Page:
I received this book for free from Publisher in exchange for an honest review. This does not affect my opinion of the book or the content of my review.SHTUM by Jem Lester
Published by Orion on 7th April 2016
Powerful, darkly funny and heart-breaking, Shtum is a story about fathers and sons, autism, and dysfunctional relationships.
Ben Jewell has hit breaking point. His ten-year-old son Jonah has severe autism and Ben and his wife, Emma, are struggling to cope.
When Ben and Emma fake a separation - a strategic decision to further Jonah's case in an upcoming tribunal - Ben and Jonah move in with Georg, Ben's elderly father. In a small house in North London, three generations of men - one who can't talk; two who won't - are thrown together.
Ben is father to Jonah, a profoundly autistic ten year old who doesn’t speak, has no sense of danger, is doubly incontinent and requires full-time care.
The time has come to arrange Jonah’s progression to secondary school. Ben and his wife Emma deem the council’s selected school wholly inappropriate for Jonah’s needs and so face an appeal and tribunal to get the best placement for their son.
Emma informs Ben that their appeal would be more likely to succeed should Jonah live with a single parent, more specifically a single father. So it is that Ben and Jonah move in with Ben’s 78 year old father Georg and Emma leaves for Hong Kong on business, putting the responsibility for the appeal firmly at Ben’s door.
Ben and his father have never been particularly close, but the three generations of Jewells begin life under one roof. This is an aspect of the book I particularly enjoyed – 3 generations of Jewell men living together. Ben and Georg who won’t speak and Jonah who doesn’t speak. We witness the bonds between them and the rebuilding of a somewhat dysfunctional relationship between father and son. We also see the beautiful relationship between a grandfather and his mute, autistic grandson.
The fact that Ben and Georg both confide in Jonah was rather interesting. Their secrets are after all safe with him; he doesn’t talk. Ben overhears Georg share their family history with Jonah, things he had never been told or thought to ask. While at first Ben is jealous, eventually he sees it for what it is, a grandfather sharing stories with his grandson.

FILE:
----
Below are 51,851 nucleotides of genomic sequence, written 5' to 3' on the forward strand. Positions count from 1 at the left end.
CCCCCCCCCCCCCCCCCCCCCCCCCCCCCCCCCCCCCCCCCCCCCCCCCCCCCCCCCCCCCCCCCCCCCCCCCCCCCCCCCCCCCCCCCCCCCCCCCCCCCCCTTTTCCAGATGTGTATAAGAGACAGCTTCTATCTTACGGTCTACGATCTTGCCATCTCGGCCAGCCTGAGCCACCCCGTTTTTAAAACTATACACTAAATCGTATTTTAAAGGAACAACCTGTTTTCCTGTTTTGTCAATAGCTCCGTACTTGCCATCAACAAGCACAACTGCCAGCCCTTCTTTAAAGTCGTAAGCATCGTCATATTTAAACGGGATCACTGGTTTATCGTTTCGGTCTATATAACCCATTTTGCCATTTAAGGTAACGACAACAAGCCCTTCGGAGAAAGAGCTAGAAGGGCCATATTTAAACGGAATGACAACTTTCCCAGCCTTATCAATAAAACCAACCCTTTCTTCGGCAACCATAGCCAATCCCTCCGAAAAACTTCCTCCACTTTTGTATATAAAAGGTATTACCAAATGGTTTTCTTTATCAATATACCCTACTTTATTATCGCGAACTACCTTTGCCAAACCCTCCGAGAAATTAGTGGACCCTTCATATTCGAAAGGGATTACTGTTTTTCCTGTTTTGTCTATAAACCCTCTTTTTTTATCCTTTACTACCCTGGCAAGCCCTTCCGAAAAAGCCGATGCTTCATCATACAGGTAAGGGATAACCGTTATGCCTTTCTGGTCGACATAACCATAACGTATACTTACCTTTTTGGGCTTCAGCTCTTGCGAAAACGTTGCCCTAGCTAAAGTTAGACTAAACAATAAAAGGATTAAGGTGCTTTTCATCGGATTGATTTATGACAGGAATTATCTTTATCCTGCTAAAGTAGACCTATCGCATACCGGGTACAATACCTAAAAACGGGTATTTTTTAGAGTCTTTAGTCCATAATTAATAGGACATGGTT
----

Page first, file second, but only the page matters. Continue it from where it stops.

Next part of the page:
I really loved how we gradually uncovered the family history along with Ben. Georg was born in Hungary to a Jewish family before fleeing the Nazis. This whole aspect of the story was fascinating and heartbreaking. Oh and just when you think this story couldn’t possibly get more emotional Georg (a brilliant character) faces his own health problems.
The main focus of this story though is Jonah, his autism and Ben’s fight to get the best for his son. Honestly, this book is an eye-opener. While I perhaps thought myself somewhat familiar with autism, I realise now that I absolutely was not.
The author Jem Lester is himself father to a profoundly autistic child and this knowledge further increases the impact of this incredible book: from the details of day-to-day life, to the corresponding emotions; the inability to be selfish, giving all his attention to Jonah (when sober); from the frustration and anger to the incomparable happiness in the rare moment when Jonah allows physical contact. Not only did it open my eyes but the honesty of it tugged at my heart.
The book itself is written beautifully and in such a way that the love for Jonah shines through. It’s an emotional read but it’s an absolute must-read.
It educated me, not just with regards to autism itself but also the impact upon the families, their relationships and the isolation they endure. It also demonstrated the difficult, lengthy and emotional journey that is involved in getting help or care. Furthermore, I was astounded to discover the costs involved in an appeal or tribunal, together with the actual cost of residential placement itself. Truly, these are incredible figures and highlight the difficulties faced by many. Moreover, it is saddening to see the direct impact that cost cutting by the authorities can have on those that truly need the help. This may be a work of fiction but the issues addressed in this novel are far from fictional!
I enjoyed the way this story was told. Intertwined with the story itself are letters regarding Jonah’s care, family letters as well as dialogue from the tribunal. This variety of story-telling kept me thoroughly engaged and desperate to read on.
This is a multi-stranded novel. From the relationships between fathers and sons to the impact of autism, from alcohol addiction to escaping Nazi Hungary. This novel is packed with issues and emotion.
I could go on for hours about Shtum – I’ve actually read it twice – but what I really want to say is just read it! It’s a special novel that will educate while simultaneously breaking your heart.